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Food for a hungry family — but at what a price

2021 October 29
by Paul

WHAT is a human life worth? In the case of the baby girl who has just been sold by her mother to raise the money to feed the rest of the family, it is £360. “My other children were dying of hunger; so we had to sell my daughter,” the woman told a BBC reporter this week in rural Afghanistan. Half the money has been paid. It will feed the family for a few months.

Afghanistan was in a parlous state even before the Taliban took over. Living standards were among the lowest in the world. One in four children suffered from stunted growth. Years of drought had caused crops to fail on a gigantic scale. The United Nations warns that one million children could die in a population where more than 20 million are now starving.

All this has been made far worse by the advent of the Taliban regime, which is ill-equipped to cope with managing the country’s fragile economy. Yet the biggest single problem facing the unhappy people of Afghanistan is the fact that foreign money has been withdrawn on a massive scale.

Last year, about 80 per cent of the Afghan state’s $5.5-billion budget was provided by the United States and other international donors. All that was withdrawn when the Taliban took over. The country now faces the world’s biggest humanitarian disaster, the UN says.

What should be done? The international community felt morally justified in withdrawing their cash. The potential for corruption is huge. The Taliban control taxation, customs, and many of Afghanistan’s banks. Extortion has been endemic to Taliban practices for years.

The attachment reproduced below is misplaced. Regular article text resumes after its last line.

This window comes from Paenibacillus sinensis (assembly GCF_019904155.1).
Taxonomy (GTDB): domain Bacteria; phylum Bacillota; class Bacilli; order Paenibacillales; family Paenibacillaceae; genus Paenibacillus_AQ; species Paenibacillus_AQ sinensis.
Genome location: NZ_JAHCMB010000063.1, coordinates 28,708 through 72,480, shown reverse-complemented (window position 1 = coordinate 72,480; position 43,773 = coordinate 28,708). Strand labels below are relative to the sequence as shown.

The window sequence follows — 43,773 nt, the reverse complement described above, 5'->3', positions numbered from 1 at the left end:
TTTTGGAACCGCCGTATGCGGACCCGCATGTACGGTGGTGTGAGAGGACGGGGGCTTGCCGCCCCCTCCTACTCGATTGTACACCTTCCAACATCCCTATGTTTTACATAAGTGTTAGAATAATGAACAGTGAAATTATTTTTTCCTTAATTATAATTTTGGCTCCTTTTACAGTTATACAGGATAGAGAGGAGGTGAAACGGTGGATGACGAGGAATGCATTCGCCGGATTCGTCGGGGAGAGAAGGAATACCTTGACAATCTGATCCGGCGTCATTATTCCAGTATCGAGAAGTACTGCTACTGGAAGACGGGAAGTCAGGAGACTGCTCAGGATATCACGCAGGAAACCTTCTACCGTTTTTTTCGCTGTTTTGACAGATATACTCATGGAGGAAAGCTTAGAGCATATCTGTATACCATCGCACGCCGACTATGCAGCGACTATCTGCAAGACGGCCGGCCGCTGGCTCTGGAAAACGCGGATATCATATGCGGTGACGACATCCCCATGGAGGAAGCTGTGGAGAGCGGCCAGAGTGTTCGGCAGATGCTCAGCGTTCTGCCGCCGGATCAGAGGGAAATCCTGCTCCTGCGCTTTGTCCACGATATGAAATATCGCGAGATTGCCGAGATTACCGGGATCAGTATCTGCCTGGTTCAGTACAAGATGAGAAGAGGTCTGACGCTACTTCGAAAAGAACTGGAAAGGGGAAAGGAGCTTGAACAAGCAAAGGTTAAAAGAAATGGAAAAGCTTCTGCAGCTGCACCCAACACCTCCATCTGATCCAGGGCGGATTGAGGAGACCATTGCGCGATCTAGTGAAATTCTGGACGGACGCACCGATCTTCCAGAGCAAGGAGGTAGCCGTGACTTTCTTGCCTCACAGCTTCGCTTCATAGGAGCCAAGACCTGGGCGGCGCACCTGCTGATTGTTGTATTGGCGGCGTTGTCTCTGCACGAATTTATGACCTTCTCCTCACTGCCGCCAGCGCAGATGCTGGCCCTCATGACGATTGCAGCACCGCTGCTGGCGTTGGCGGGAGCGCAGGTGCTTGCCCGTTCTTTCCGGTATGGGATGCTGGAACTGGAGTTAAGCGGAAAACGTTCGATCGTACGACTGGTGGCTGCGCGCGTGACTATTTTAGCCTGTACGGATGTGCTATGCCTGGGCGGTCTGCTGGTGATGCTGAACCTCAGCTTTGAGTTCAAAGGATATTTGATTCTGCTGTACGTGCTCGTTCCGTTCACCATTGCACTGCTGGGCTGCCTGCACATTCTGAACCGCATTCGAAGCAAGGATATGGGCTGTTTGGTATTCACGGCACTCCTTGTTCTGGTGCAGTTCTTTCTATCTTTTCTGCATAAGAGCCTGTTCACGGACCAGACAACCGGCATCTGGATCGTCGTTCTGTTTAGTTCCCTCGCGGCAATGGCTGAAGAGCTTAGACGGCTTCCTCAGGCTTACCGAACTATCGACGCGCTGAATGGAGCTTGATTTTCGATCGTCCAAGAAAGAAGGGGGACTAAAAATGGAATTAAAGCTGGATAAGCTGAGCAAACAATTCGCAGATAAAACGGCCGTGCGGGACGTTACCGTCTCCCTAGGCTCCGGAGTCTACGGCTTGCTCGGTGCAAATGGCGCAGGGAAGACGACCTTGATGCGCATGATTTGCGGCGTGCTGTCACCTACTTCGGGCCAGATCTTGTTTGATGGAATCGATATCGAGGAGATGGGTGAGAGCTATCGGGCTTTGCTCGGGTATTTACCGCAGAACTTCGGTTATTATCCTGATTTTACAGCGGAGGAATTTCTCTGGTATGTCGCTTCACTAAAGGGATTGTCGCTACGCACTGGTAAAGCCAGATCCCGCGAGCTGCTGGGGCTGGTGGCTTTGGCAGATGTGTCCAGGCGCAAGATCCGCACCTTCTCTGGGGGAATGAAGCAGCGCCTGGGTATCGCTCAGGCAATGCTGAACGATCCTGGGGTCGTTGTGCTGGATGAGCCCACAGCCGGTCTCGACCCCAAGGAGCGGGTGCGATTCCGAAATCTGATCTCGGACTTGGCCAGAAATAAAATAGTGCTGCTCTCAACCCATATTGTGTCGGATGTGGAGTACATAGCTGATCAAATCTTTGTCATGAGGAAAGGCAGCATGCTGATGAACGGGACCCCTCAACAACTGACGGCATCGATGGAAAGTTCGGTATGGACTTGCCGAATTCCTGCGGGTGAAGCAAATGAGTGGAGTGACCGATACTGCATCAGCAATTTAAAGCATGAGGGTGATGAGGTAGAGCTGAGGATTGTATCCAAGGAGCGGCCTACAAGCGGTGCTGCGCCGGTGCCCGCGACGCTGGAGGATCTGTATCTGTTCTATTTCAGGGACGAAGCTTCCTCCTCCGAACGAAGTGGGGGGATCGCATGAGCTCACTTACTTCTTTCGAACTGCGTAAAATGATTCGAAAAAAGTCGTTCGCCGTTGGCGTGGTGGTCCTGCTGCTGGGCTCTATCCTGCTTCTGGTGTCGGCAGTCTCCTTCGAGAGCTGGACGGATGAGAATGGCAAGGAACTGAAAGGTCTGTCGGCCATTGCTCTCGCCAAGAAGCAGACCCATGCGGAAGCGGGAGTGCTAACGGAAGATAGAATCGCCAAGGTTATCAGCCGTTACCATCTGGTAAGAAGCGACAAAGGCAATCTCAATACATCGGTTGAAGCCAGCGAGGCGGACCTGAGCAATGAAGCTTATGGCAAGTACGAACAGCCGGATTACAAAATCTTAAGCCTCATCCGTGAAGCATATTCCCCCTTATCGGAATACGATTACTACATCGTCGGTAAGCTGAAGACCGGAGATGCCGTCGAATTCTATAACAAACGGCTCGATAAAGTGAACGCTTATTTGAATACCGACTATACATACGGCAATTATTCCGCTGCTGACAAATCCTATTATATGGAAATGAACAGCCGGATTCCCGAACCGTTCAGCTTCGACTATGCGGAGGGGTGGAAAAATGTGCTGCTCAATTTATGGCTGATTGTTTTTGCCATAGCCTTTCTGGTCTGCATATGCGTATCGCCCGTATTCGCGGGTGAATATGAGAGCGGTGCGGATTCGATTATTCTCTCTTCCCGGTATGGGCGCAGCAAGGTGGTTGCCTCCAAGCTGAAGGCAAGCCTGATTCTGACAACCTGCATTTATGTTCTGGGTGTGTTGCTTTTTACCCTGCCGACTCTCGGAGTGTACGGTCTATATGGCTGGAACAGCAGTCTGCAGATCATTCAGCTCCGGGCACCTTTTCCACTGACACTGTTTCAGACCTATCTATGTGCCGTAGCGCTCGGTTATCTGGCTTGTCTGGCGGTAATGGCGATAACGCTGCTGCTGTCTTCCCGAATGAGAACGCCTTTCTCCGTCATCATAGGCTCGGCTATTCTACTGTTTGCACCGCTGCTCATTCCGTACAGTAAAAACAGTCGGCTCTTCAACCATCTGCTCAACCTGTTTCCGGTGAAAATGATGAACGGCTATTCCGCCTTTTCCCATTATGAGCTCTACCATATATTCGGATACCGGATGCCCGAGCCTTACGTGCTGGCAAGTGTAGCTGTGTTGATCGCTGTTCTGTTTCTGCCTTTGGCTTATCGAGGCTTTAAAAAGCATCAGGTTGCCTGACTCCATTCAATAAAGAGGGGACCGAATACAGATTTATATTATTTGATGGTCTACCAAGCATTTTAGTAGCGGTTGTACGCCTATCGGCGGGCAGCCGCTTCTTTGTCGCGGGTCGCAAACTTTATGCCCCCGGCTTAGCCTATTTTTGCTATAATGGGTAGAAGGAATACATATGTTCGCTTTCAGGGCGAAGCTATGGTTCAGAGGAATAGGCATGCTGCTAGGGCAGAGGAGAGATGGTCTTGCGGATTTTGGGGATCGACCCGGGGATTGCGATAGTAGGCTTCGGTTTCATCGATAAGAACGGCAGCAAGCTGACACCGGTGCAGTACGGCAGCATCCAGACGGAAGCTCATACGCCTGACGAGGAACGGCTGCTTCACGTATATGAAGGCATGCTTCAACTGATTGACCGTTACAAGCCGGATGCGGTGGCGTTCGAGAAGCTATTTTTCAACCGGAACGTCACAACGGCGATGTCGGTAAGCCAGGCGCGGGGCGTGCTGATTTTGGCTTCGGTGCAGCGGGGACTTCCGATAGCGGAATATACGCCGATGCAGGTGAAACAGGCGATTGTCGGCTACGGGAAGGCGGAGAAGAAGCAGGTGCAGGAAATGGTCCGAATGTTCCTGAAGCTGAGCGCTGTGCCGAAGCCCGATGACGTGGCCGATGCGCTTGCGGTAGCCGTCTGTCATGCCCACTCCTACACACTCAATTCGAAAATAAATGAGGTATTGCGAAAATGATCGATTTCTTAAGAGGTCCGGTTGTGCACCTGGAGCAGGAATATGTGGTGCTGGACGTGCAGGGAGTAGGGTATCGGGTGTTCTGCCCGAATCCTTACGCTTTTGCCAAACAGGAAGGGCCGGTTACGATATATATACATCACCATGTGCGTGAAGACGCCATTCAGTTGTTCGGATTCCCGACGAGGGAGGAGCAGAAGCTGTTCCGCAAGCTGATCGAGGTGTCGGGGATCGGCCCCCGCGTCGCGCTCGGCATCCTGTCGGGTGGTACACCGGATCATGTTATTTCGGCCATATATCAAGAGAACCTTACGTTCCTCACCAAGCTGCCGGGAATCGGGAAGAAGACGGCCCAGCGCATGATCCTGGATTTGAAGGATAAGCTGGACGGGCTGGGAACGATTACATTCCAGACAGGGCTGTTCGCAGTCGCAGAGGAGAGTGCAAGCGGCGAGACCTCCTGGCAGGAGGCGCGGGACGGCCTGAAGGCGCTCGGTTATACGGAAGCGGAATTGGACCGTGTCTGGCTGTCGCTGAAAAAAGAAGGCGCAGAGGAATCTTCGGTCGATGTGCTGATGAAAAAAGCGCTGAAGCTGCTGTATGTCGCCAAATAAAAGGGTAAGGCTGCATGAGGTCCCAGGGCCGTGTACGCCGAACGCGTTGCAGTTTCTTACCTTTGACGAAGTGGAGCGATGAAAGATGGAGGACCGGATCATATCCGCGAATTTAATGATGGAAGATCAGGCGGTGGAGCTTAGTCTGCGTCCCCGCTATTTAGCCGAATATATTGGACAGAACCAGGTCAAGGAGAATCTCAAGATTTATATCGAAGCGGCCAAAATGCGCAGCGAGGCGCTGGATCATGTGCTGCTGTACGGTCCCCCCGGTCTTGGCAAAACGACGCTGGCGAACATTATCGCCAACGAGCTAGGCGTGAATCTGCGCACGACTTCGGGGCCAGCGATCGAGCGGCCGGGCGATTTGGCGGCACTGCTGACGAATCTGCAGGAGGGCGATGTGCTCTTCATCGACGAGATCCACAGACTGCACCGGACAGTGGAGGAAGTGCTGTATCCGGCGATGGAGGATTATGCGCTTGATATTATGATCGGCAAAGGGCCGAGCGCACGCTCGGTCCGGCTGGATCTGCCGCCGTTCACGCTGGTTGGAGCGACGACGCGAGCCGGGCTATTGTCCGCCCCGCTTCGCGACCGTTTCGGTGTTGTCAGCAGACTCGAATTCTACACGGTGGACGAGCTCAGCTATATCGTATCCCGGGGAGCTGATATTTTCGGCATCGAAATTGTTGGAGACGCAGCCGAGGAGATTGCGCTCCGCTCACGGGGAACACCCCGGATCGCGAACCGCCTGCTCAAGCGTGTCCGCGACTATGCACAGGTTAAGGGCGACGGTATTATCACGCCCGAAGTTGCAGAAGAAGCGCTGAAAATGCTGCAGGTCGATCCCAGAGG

And yet the brutal fact is that poverty is now killing far more than war in this benighted country, where half the people live below the poverty line. The disappearance of foreign aid is a key factor; for, until recently, it accounted for 40 per cent of Afghan national income.

Now, winter is coming to a land notorious for harsh and bitter winters — where more than two million refugees are now living in tents. The West may be feeling bruised after the embarrassingly chaotic withdrawal of our troops from Afghanistan. But we have a moral obligation to help the people of a country in whose affairs we chose to intervene for more than two decades.

Last month, the UN launched an appeal to raise $600 billion for the country. So far, only $1 billion has been pledged, and only one third of the money needed to fund UN humanitarian programmes for October and November has so far been delivered. Other agencies continue to work in Afghanistan, including the British agency Islamic Relief, World Vision, the Red Cross, the Norwegian Refugee Council, and Médecins Sans Frontières. It is vital for the British Government to support the work of the UN, and for the British public to do the same with the voluntary agencies.

It is probably too late for the baby girl in Herat. As soon as she can walk, she will be handed over to the buyer, who will pay the balance of the fee. But it is not too late for us to prevent the infliction of a similar fate — or worse — on many, many others.

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